Author: Manik Joshi
Publisher: Manik Joshi
Release Date: 2014-10-25
Genre: Language Arts & Disciplines
What are “Combining Forms”? Combining form is a form of a word that can combine with free word, root word or another combining form to get a new word. ‘Combining form’ adds extra meaning to the new word. ‘Combining form’ is added to the beginning or end of free word, root word or another combining form. (A). Examples of “Combining form + Free Word”: Agro- + Industry = Agro-industry Agro- denotes: connected with farming (B). Example of “Combining form + Root Word”: Aero- + Gramme = Aerogramm Aero- denotes: connected with aircraft Gramme denotes: writing (C). Examples of “Combining form + Combining form”: Hydro- + -Logy = Hydrology [the scientific study of the earth's water] Hydro- denotes: relating to water -Logy denotes: a subject of study IMPORTANT NOTES: 1. “Combining form” generally cannot stand alone as free words, but there are many exceptions to this rule. EXAMPLES: Combining Form: -like [free word] lotus + -like = lotus-like rope + -like = rope-like -like- denotes: similar to the thing that is mentioned 2. Many Words ending in “-ed”, “-en”, etc. are used as COMBINING FORMS. EXAMPLES: Combining Form: -based (ending in ‘-ed’) foreign + -based = foreign-based demand + -based = demand-based -based denotes: containing something as an important feature or part 3. Many words ending in “-ing” are used as COMBINING FORMS. EXAMPLES: Combining Form: -looking (ending in ‘-ing’) fine + -looking = fine-looking suspicious + -looking = suspicious-looking -looking- denotes: to be appearing in a way that is mentioned Alphabetical List of Combining Forms Along With Their Meanings And Examples Combining Forms -- A AERO- Used to form: adjectives, adverbs and nouns General meaning: connected with aircraft Examples: aerobatics / aerodrome / aerodynamics / aerofoil / aerogramme (also, aerogram) / aeronaut / aeronautics / aerospace / aerostat ****** -AFFECTED Used to form: adjectives General meaning: suffering from the thing that is mentioned Examples [along with their use in phrases]: drug-affected ---- [drug-affected newborns] famine-affected ---- [famine-affected village] flu-affected ---- [flu-affected patients] militancy-affected ---- [militancy-affected state] quake-affected ---- [quake-affected hills] Other Examples: flood-affected / cyclone-affected / explosion-affected / drought-affected / rain-affected / violence-affected ****** AFRO- Used to form: adjectives and nouns General meaning: African Examples [along with their use in phrases]: Afro-Brazilian ---- [Afro-Brazilian heritage] Afro-British ---- [Afro-British people] Afro-Caribbean ---- [Afro-Caribbean cooperation] Afro-Colombian ---- [Afro-Colombian celebrities] Afro-Cuban ---- [Afro-Cuban player] Afro-descendant ---- [Afro-descendant communities] Afro-Iranian ---- [Afro-Iranian minority] Afro-Latina ---- [Afro-Latina engineers] Afro-Mexican ---- [Afro-Mexican students] Afro-Palestinian ---- [Afro-Palestinian group] Afro-Turk ---- [Afro-Turk music star] ALL- Used to form: adjectives and adverbs General meaning: each and every one | totally | in the highest degree Examples: all-American / all-around / all-British / all-Canadian / all-clear / all-consuming / all-embracing / all-encompassing / all-important / all-inclusive / all-night / all-nighter / all-out / all-over / all-party / all-pervading / all-powerful / all-purpose / all-round / all-rounder / all-star / all-ticket / all-time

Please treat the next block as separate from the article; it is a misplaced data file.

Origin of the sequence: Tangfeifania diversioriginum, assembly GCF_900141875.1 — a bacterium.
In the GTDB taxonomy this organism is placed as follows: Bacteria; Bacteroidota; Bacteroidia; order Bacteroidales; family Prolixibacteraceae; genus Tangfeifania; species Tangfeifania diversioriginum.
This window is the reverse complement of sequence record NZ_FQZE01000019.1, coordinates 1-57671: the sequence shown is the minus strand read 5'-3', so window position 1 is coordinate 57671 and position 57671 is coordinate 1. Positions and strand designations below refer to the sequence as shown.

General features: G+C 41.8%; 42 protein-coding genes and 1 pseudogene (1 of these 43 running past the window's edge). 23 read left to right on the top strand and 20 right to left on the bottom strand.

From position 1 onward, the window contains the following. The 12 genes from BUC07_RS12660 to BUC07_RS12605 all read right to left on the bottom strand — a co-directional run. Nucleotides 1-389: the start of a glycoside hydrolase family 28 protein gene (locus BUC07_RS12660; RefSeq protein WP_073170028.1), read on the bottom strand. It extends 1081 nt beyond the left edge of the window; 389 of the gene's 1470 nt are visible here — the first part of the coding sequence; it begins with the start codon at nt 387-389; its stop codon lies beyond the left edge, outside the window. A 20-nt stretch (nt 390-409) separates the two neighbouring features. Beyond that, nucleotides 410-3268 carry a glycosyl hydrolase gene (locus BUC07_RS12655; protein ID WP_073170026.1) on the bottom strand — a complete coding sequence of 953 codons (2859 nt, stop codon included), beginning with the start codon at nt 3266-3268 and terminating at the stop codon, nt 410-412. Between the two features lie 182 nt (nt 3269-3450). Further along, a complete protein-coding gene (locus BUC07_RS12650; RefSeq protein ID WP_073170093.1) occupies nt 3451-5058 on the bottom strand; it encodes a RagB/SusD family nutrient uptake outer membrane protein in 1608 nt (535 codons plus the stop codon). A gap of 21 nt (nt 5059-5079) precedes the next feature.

Author: Judith Winston
Publisher: Columbia University Press
Release Date: 2012-04-20